Hong Kong bars British editor from entering city following visa ban

Victor Mallet ‘attempted to enter Hong Kong on Thursday as a visitor but was turned away at the border after several hours of questioning by immigration officers,’ a media report said. (Reuters)
Updated 09 November 2018
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Hong Kong bars British editor from entering city following visa ban

  • Hong Kong’s government said on Friday it does not comment on individual immigration cases
  • Authorities have not said why Victor Mallet’s work visa was not renewed

HONG KONG: Hong Kong barred the Asia news editor of the Financial Times from entering the city as a visitor, the newspaper said, after authorities refused to renew his work visa in October, raising questions about the city’s commitment to free speech.
Victor Mallet “attempted to enter Hong Kong on Thursday as a visitor but was turned away at the border after several hours of questioning by immigration officers,” the Financial Times said.
Mallet did not comment further when contacted by Reuters.
Hong Kong’s government said on Friday it does not comment on individual immigration cases.
“In handling each immigration case, the Immigration Department will act in accordance with the laws and policies, and decide whether the entry will be allowed or refused after careful consideration of circumstances of each case,” the government said in an emailed statement.
Analysts have cited the FT editor’s case among other examples of Hong Kong officials taking a tough line on perceived critics and dissent in the former British colony.
On Thursday, a prominent Chinese dissident writer, Ma Jian, said on Twitter that he was told by a Hong Kong arts center that it would no longer host two of his talks as part of the Hong Kong International Literary Festival.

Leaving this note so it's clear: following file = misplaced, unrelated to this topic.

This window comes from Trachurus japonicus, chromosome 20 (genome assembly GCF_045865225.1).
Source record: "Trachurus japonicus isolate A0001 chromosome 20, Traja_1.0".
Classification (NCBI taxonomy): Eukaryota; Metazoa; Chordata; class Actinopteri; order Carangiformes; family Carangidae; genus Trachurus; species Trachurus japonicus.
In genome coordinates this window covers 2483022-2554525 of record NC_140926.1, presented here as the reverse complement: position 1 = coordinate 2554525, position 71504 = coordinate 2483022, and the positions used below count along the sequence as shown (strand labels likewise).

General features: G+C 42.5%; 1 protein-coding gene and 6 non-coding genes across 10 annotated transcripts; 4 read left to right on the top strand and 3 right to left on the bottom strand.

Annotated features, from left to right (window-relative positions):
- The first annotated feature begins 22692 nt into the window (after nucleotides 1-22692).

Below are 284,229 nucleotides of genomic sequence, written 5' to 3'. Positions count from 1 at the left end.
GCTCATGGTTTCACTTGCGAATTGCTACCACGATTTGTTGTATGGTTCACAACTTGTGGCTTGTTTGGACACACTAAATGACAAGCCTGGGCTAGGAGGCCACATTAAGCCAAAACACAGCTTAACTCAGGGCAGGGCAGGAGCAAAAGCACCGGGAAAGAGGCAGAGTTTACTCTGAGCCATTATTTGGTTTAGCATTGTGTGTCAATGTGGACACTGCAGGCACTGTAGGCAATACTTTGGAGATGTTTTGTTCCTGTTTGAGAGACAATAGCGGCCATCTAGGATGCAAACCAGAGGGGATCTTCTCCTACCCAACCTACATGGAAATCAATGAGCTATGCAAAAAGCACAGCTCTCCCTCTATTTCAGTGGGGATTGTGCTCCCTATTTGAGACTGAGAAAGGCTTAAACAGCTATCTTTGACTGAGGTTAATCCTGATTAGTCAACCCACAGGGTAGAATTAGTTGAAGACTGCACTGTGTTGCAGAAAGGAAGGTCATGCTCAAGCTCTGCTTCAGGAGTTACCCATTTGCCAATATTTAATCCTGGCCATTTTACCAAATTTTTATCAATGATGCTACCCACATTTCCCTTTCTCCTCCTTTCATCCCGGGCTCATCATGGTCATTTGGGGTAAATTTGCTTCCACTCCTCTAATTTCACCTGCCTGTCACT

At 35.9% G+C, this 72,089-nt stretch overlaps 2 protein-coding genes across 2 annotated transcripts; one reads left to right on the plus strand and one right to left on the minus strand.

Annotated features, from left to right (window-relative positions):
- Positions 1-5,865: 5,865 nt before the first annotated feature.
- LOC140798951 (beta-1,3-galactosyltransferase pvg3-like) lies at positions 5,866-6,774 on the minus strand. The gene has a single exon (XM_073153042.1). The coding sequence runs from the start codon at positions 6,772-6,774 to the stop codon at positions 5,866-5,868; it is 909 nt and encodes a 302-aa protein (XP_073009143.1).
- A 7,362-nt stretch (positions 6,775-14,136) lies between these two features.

In Mallet’s case, the government declined to renew his work visa last month after a speech he hosted at the Hong Kong Foreign Correspondents’ Club (FCC) by an independence activist was strongly condemned by officials in China and Hong Kong.
Authorities have not said why Mallet’s work visa was not renewed.
The decision shocked many in the city’s international community and reignited a debate about the viability of promised freedoms in Asian financial hub.
China’s Foreign Ministry had urged the FCC to withdraw its invitation to Andy Chan, a founder of the pro-independence Hong Kong National Party, which was formally banned by Hong Kong authorities in September.
The FCC, however, refused to cancel the event saying it defended free speech, while neither endorsing nor supporting the views of its speakers.
Authorities in Beijing and Hong Kong have said the notion of independence violates the principle of “one country, two systems” under which the territory has been governed since Britain handed it back to China in 1997.
The principle promises Hong Kong a high degree of autonomy and freedoms not enjoyed elsewhere in China, rights which are enshrined in a mini-constitution known as the Basic Law.
The human rights situation in Hong Kong received unprecedented scrutiny this week from several foreign governments at a United Nations hearing.